Software Marketing Resource Articles: Ad-supported Software, the MediaCell Interview

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Monday, April 27, 2009

Ad-supported Software, the MediaCell Interview

We spoke to Josh Fox, marketing professional and founder of MediaCell about an alternative way to make your money from software sales: Ad-supported Software.

1. Tell us about MediaCell and what you do?
Media-Cell matches software publishers and developers with companies looking to distribute their marketing and research applications. This is accomplished via bundling, where the bundled applications are offered during the download/install process. Many factors are taken into account when matching up entities, including but not limited to type of applications offered, geographic distribution and volume of the publisher's download activity. We also act as coaches and consultants, as we have a vested interest in our partners' ongoing success.

2. How does ad-supported software work as a business model?
What's nice is that ad-supported software does not necessarily cannibalize shareware sales. What it does do is virtually guarantee that each download will be worth something. End users who are averse to the idea of ad-supported software may in fact be driven to purchase shareware versions of the software. The publisher can therefore, "Have their cake and eat it too." Another point to note is that software advertised as "FREE" tend to be downloaded several times more often than trial versions, so this should be taken into account as well.

3. What's the bottom line, are people making money with ad-supported software?

4. Lots of companies are experimenting with bundling software, as an Independent Software Vendor how would I go about doing this?
Provide as much accurate information about download activity as possible before getting started (volume and top 5 countries especially), as well as marketing methods currently employed or planned. A company such as Media-Cell will be able to determine the best fit for the publishers with this data, as well as give free advice for marketing and distribution based on a wealth of experience. We can also provide boilerplate scripts so the bundles can be built and approved quickly.

5. There are several companies who offer toolbars that you can bundle with your software, can you tell us about them and how that works?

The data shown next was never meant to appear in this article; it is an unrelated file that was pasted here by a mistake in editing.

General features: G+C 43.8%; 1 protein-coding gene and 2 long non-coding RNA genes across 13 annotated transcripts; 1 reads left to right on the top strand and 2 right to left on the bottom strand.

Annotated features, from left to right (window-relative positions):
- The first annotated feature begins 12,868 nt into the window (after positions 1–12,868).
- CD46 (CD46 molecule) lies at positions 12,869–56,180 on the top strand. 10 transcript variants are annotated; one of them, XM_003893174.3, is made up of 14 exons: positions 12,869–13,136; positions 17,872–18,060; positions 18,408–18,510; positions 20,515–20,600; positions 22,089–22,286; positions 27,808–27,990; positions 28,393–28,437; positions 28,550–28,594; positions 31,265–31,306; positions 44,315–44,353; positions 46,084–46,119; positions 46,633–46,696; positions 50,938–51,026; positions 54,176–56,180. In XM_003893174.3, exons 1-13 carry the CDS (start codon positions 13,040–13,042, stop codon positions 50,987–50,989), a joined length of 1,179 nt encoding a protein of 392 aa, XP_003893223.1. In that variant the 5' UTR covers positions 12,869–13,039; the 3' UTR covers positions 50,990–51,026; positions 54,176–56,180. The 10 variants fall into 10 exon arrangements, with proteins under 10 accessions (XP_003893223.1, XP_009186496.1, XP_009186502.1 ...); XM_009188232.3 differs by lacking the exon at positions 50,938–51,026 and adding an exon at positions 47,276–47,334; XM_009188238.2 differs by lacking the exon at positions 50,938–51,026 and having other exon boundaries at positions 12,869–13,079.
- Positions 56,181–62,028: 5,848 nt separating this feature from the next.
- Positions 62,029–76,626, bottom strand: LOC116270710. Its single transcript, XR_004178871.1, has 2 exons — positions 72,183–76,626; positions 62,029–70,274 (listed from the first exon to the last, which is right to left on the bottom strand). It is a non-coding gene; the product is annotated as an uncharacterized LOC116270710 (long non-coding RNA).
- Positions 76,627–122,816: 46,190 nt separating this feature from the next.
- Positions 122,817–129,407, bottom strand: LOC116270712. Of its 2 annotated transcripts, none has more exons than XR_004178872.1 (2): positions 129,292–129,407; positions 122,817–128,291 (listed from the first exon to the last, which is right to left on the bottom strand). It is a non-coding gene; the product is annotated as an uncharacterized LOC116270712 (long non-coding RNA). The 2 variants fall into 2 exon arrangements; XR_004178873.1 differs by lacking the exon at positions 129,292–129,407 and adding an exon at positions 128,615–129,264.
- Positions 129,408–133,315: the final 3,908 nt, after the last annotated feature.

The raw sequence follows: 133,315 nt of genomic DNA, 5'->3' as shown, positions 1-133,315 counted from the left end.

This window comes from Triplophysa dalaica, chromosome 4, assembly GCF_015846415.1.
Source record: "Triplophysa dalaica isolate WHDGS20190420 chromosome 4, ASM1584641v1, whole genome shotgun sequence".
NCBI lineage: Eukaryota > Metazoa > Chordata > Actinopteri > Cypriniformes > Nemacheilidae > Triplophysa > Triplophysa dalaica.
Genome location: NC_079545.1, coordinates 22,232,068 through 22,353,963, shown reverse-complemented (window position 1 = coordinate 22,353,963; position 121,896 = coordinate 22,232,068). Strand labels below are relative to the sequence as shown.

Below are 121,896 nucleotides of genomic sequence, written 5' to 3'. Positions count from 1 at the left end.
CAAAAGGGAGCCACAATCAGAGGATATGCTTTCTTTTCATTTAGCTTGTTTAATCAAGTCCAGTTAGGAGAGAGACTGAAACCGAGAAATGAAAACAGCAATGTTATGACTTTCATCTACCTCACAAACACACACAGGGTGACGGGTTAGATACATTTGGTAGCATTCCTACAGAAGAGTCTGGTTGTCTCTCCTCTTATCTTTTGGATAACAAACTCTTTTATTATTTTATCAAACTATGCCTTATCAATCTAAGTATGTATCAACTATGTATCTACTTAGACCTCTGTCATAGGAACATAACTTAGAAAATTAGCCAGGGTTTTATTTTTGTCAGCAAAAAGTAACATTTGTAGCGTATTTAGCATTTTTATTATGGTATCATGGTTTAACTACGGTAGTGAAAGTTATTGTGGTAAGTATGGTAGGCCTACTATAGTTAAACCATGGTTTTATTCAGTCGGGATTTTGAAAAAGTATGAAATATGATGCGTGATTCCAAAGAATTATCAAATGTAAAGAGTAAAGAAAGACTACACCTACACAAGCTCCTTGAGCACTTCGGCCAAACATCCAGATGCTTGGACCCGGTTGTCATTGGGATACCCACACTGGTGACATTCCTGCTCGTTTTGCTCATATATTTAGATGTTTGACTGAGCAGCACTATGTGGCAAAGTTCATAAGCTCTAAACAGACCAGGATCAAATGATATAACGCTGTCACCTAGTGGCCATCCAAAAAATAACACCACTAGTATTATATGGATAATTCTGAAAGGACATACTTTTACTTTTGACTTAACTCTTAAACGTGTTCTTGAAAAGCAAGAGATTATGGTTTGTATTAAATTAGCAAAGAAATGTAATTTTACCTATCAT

I'd prefer not to mention any companies by name, but I can certainly share my general observations. Those who are willing to pay a bounty as opposed to a rev-share tend to be the more robust partners, who are confident in their business model. Rev-share = zero risk, and typically the rewards are far less predictable. Another important thing to take into consideration is that, to my knowledge, any and all of these companies are only going to pay for new installs. So if, for example, XYZ toolbar is already present on the end-user's machine, the publisher will not get credit for a new install. One can read into that what they wish, but those considering working with the widely known and distributed toolbars, etc. might wish to consider bundling applications that aren't as popular (so long as they pay well, of course).

6. How do you see the online software sales landscape changing, especially given the economic crisis?
There has been a steady migration toward the ad-supported freeware model. Many folks just aren't willing or able to pay for software any more unless they absolutely must have it, and publishers who used to be dead-set against this model are coming around to the idea.

7. How does software bundling play into international sales, does it work well in emerging markets?
Publishers in emerging markets have shown by far the most enthusiasm for this model, particularly those with applications that are popular in the countries that pay well, typically US, Canada & EU.

8. Ad-supported software clearly works well for online software as a service, do you see it working inherently better for that model?
I would say yes, but some hardware companies have been getting into a similar model for quite some time now. An example would be new, brand-name PCs being distributed with trial or lite versions of software titles.

9. Some people may view using ads as a turn-off to customers, what rules can you tell us for getting it right?
Be up front with your customers and offer the free, bundled versions alongside the shareware. Also, though many bundled applications are allowed to be required installs, the best advice is to make them optional during the install, keeping in mind that most people will accept and click NEXT anyhow. Choose bundled applications that are easily removed via the add/remove programs menu, and those that follow TRUSTe guidelines are a safe bet. There will always be a certain amount of false-flaggings by some AV software, so it's important to make sure that they are actually false and you aren't distributing nasty applications.

10. Do you see ad-supported sales superseding regular software sales any time soon?
From what many publishers have told me personally, this has already happened. However, this may depend greatly on the type of software being offered.

Josh Fox works for He adds: Please feel free to contact us directly via our website, if you'd like to partner with us.


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